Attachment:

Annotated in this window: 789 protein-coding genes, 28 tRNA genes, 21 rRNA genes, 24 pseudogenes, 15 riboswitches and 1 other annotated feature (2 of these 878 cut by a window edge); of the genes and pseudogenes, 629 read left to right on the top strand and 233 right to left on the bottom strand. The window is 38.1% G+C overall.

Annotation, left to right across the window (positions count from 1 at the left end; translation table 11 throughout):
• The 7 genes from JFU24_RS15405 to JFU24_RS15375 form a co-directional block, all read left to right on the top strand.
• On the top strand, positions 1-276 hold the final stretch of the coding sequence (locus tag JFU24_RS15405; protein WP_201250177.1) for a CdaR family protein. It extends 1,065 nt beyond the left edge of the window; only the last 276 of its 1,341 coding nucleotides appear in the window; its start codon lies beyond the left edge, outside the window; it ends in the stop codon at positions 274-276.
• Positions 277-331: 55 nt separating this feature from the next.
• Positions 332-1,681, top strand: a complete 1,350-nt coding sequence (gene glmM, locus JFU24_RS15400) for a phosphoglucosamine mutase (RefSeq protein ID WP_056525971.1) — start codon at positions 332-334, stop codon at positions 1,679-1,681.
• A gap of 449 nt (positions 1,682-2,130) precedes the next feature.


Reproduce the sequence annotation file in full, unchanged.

Annotated in this window: 789 protein-coding genes, 28 tRNA genes, 21 rRNA genes, 24 pseudogenes, 15 riboswitches and 1 other annotated feature (2 of these 878 cut by a window edge); of the genes and pseudogenes, 629 read left to right on the top strand and 233 right to left on the bottom strand. The window is 38.1% G+C overall.

Annotation, left to right across the window (positions count from 1 at the left end; translation table 11 throughout):
• The 7 genes from JFU24_RS15405 to JFU24_RS15375 form a co-directional block, all read left to right on the top strand.
• On the top strand, positions 1-276 hold the final stretch of the coding sequence (locus tag JFU24_RS15405; protein WP_201250177.1) for a CdaR family protein. It extends 1,065 nt beyond the left edge of the window; only the last 276 of its 1,341 coding nucleotides appear in the window; its start codon lies beyond the left edge, outside the window; it ends in the stop codon at positions 274-276.
• Positions 277-331: 55 nt separating this feature from the next.
• Positions 332-1,681, top strand: a complete 1,350-nt coding sequence (gene glmM, locus JFU24_RS15400) for a phosphoglucosamine mutase (RefSeq protein ID WP_056525971.1) — start codon at positions 332-334, stop codon at positions 1,679-1,681.
• A gap of 449 nt (positions 1,682-2,130) precedes the next feature.